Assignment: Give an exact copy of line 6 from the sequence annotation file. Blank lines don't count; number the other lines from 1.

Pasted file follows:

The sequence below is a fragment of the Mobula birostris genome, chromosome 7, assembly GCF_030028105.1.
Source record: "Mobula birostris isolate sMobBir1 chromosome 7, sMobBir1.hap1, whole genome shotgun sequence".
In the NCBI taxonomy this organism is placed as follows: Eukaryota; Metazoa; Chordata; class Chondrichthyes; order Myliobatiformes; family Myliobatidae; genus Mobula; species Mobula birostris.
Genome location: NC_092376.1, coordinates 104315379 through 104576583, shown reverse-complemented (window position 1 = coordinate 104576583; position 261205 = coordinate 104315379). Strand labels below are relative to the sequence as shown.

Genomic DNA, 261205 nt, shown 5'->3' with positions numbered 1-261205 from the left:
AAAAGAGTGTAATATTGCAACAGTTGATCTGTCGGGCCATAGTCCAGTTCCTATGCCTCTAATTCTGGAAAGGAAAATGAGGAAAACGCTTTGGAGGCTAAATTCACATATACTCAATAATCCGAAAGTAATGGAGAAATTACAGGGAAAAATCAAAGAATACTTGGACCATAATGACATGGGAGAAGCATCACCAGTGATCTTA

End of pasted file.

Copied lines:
AAAAGAGTGTAATATTGCAACAGTTGATCTGTCGGGCCATAGTCCAGTTCCTATGCCTCTAATTCTGGAAAGGAAAATGAGGAAAACGCTTTGGAGGCTAAATTCACATATACTCAATAATCCGAAAGTAATGGAGAAATTACAGGGAAAAATCAAAGAATACTTGGACCATAATGACATGGGAGAAGCATCACCAGTGATCTTA